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A Theory We're Incapable to Understand?

  1. Jun 4, 2010 #1
    Since the 1960s (the dawn of String Theory) Theoretical Physicists have been examining the complex structure of one of the most 'profound' theories to be developed by Mankind - String Theory. In 50 years the Theoretical Physicists working on this field have developed it further and have been able to understand the various perplexing ideas that underly this theory. As everyone would know in 1995 the theory was drastically redefined and a new spark of interest was ignited. It has been 15 years since the creation of M-theory and my questions are: Is M-Theory still in a state of obscurity? Do we understand how it relates to the physical world? Has there been any paradigm shift in how we see this theory? And finally, what dilemmas does this theory present that makes it so difficult to understand?
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  3. Jun 5, 2010 #2
    The question you ask here reappers permanently on the forum. Perhaps you find some answer in "surfing" on equivalent pages... Otherwise -and it is only a very personal view- I cannot believe that specialists have worked 50 years long without being able to bring some progresses... even if only for mathematics.
  4. Jun 5, 2010 #3


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    I agree that you may find other threads where these questions have already been discussed. And let me warn you that you will hardly find - neither here nor elsewhere - unbiased opinions regarding string- / M-theory ...

    yes and no.

    We know of certain mechanisms how physical structures like our world (4-dim., the standard model, ...) can emerge from M-theory; but there is neither a construction from which the standard model exactly follows, nor is there an idea why regarding its uniqueness - why it is not something totally different; so there is no idea why the world is at it is (except for the antropic principle which is rather obscure).

    An approach in the context of M-theory which comes rather closed to SM-like theories is F-theory.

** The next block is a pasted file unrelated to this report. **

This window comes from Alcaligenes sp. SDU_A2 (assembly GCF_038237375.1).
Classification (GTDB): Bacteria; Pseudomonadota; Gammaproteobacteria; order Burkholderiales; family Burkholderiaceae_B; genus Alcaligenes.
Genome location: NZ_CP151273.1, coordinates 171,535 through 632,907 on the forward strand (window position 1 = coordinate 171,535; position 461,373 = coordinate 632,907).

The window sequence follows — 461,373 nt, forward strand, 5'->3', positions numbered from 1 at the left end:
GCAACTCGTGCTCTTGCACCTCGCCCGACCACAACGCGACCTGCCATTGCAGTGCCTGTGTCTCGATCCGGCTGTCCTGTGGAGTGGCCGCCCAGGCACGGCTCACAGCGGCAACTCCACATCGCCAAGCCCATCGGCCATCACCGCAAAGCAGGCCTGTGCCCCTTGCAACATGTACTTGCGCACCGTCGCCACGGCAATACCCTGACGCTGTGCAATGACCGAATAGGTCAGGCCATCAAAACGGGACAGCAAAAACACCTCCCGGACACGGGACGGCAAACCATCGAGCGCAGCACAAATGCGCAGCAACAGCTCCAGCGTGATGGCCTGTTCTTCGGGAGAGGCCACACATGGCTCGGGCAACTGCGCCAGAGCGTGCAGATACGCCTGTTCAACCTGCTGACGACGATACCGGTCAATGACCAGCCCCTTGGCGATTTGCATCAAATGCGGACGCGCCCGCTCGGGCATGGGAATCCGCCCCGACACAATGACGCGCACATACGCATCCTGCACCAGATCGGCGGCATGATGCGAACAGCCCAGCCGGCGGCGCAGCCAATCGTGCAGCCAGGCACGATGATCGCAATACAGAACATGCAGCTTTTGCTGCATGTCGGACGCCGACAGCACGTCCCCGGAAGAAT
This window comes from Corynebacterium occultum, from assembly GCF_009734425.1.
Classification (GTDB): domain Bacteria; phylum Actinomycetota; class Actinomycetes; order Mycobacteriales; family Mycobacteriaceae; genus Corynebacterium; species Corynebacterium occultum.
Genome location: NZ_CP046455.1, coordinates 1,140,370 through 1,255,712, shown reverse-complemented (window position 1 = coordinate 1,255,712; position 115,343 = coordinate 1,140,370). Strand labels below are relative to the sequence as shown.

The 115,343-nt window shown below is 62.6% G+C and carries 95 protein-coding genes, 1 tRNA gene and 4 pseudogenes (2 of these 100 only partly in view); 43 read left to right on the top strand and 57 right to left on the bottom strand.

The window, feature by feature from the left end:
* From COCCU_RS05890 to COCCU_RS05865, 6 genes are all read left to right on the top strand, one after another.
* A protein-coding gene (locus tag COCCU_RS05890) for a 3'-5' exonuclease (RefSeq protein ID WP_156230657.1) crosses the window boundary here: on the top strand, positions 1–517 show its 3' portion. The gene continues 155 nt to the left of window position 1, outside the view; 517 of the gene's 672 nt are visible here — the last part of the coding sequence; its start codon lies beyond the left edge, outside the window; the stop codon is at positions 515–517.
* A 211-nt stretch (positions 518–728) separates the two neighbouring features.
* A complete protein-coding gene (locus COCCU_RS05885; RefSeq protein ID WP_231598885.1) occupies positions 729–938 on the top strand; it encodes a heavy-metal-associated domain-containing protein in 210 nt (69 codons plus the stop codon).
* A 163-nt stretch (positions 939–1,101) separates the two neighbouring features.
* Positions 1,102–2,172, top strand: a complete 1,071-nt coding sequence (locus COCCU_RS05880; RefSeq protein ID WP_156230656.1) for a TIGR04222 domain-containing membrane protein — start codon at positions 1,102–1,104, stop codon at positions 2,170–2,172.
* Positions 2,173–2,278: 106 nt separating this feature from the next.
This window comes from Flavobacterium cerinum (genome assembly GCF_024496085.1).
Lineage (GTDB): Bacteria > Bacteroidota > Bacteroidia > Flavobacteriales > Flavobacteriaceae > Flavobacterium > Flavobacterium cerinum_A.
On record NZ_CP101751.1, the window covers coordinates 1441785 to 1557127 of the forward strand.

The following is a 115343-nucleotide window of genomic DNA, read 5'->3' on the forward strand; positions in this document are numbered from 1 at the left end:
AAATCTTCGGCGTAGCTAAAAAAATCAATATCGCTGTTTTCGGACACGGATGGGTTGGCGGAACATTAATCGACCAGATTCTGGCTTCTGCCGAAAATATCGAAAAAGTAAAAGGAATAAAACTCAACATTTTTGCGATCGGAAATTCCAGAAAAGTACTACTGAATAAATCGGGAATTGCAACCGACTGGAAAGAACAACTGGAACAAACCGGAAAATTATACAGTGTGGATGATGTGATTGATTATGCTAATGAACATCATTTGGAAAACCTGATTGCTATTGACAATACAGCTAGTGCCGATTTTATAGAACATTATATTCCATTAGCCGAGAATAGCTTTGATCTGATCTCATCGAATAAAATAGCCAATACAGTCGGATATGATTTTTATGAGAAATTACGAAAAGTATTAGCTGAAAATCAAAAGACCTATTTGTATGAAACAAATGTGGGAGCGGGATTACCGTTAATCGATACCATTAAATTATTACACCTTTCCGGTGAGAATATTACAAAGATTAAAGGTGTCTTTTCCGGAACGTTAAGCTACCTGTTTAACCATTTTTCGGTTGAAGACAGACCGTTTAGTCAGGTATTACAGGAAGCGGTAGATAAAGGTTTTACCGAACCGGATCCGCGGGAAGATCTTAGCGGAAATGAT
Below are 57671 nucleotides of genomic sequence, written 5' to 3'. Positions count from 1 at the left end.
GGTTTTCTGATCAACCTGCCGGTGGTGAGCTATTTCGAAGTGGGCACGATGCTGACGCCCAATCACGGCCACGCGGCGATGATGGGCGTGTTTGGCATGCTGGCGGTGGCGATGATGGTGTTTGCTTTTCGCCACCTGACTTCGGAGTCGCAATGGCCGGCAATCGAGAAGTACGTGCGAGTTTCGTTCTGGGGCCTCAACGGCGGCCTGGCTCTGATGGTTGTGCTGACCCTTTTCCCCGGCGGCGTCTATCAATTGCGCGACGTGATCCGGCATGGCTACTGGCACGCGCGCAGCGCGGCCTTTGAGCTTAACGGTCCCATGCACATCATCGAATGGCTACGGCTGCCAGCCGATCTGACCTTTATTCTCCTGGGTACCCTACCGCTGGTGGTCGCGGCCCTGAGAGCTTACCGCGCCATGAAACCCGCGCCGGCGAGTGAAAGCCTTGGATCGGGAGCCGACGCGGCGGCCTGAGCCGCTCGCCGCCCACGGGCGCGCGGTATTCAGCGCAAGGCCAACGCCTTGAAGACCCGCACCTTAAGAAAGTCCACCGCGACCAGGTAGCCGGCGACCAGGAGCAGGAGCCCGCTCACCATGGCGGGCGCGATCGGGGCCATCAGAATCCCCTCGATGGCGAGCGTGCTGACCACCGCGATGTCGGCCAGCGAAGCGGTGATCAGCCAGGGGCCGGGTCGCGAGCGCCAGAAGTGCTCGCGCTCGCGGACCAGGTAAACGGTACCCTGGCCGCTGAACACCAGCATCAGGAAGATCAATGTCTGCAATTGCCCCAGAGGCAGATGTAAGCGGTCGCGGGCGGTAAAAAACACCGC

- the second superstring revolution (which you already mentioned)
    - the landscape discussion

    - it misses a fundamental guiding principles
    - it misses a set of defining equations and calculational tools

    In ordinary QFT there are some equations which define the theory; the calculational methods are used to solve it; my impression ist that in string theory the calculational methods are still used to construct the theory.

    Perhaps the situation is comparable to the "old quantum mechanics" before the break through of Heisenberg, Schrödinger and Pauli.
  5. Jun 5, 2010 #4


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    Here is another biased post

    This is my impression too, as I see it the "guiding principles" seems to have been (except for the really early idea that ST was a candidate for strong interaction, which then lost the battle to QCD) largely like what I consider like a simple almost "crap shot" kind of idea, namely that many problems with physics - QG and renormalization in particular - was that we consider POINT particles. Then what if the points particles are really some extended objects that are oscillating (namely STRINGS) that from our observational scale just looks like points, or is indistinguishable from point. There is also a postulated microstructure of the string that comes with an action. This as I see it the "idea" that started it.

    As and idea, there is notthing wrong with exploring it.